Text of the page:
There are many commentaries on the Vedas of an ancient date, which are considered as sacred books, and relate to medicine, music, astronomy, astrology, grammar, philosophy, jurisprudence, and, indeed, to the whole circle of Hindu science.

They represent a period of unknown antiquity, when the Aryans were divided into tribes of which the chieftain was the father and priest, and when women held a high position. Some of the most beautiful hymns of this age were composed by ladies and queens. The morals of Avyan, a woman of an early age, are still taught in the Hindu schools as the golden rule of life.

India to-day acknowledges no higher authority in matters of religion, ceremonial, customs, and law than the Vedas, and the spirit of Vedantism, which is breathed by every Hindu from his earliest youth, pervades the prayers of the idolater, the speculations of the philosopher, and the proverbs of the beggar.

The “Puranas” (ancient writings) hold an eminent rank in the religion and literature of the Hindus. Though of a more recent date than the Vedas, they possess the credit of an ancient and divine origin, and exercise an extensive and practical influence upon the people. They comprise vast collections of ancient traditions relating to theology, cosmology, and to the genealogy of gods and heroes. There are eighteen acknowledged Puranas, which altogether contain 400,000 stanzas. The “Upapuranas,” also eighteen in number, are commentaries on the Puranas. Finally, to the sacred books, and next to the Vedas both in antiquity and authority, belong the “Manavadharmasastra,” or the ordinances of Manu, spoken of hereafter.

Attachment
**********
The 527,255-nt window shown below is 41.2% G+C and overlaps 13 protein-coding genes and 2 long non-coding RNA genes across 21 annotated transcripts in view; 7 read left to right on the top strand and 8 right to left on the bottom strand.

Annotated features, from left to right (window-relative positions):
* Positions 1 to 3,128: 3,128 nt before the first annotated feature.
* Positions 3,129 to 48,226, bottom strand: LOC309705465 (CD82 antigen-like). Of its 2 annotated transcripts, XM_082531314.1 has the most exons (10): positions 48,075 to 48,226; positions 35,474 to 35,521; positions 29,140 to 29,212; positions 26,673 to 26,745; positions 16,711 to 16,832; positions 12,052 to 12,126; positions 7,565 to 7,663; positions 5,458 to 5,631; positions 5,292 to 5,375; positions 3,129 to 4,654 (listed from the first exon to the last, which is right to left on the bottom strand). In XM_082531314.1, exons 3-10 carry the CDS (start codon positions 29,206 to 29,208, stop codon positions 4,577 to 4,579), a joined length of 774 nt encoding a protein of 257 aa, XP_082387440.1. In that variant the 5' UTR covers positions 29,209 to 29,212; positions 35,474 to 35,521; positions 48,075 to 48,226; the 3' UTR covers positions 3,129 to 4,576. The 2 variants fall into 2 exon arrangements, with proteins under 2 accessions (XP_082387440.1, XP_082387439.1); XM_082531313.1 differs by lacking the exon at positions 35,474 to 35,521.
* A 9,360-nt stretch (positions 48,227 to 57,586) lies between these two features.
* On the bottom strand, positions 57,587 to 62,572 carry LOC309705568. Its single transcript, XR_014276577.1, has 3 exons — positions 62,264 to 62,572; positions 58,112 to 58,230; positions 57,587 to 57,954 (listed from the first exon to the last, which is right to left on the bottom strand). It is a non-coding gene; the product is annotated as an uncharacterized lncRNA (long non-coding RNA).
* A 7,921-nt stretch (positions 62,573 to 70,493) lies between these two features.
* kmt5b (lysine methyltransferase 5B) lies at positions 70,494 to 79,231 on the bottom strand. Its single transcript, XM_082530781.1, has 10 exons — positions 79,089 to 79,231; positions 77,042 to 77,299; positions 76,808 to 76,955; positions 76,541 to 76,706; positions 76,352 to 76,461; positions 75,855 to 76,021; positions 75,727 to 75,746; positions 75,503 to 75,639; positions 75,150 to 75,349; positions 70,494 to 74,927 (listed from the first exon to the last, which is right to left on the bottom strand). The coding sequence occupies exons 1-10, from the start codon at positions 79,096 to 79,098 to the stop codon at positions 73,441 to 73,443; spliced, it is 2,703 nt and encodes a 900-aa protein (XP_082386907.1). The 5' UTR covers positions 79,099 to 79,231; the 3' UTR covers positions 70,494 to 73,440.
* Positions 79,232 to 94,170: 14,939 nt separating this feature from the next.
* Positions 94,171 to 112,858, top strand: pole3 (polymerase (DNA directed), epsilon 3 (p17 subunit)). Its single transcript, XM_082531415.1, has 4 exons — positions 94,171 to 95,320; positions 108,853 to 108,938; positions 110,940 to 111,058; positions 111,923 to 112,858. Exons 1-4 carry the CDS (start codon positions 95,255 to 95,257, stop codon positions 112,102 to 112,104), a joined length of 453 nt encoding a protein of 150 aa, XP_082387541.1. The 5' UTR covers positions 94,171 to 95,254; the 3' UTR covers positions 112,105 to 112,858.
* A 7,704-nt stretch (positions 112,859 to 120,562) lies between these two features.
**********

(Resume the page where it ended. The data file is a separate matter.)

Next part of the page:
5. SANSKRIT POETRY.—This poetry, springing from the lively and powerful imagination of the Hindus, is inspired by their religious doctrines, and embodied in the most harmonious language. Exalted by their peculiar belief in pantheism and metempsychosis, they consider the universe and themselves as directly emanating from Brahm, and they strive to lose their own individuality, in its infinite essence. Yet, as impure beings, they feel their incapacity to obtain the highest moral perfection, except through a continual atonement, to which all nature is condemned. Hence Hindu poetry expresses a profound melancholy, which pervades the character as well as the literature of that people. This poetry breathes a spirit of perpetual sacrifice of the individual self, as the ideal of human life. The bards of India, inspired by this predominant feeling, have given to poetry nearly every form it has assumed in the Western world, and in each and all they have excelled.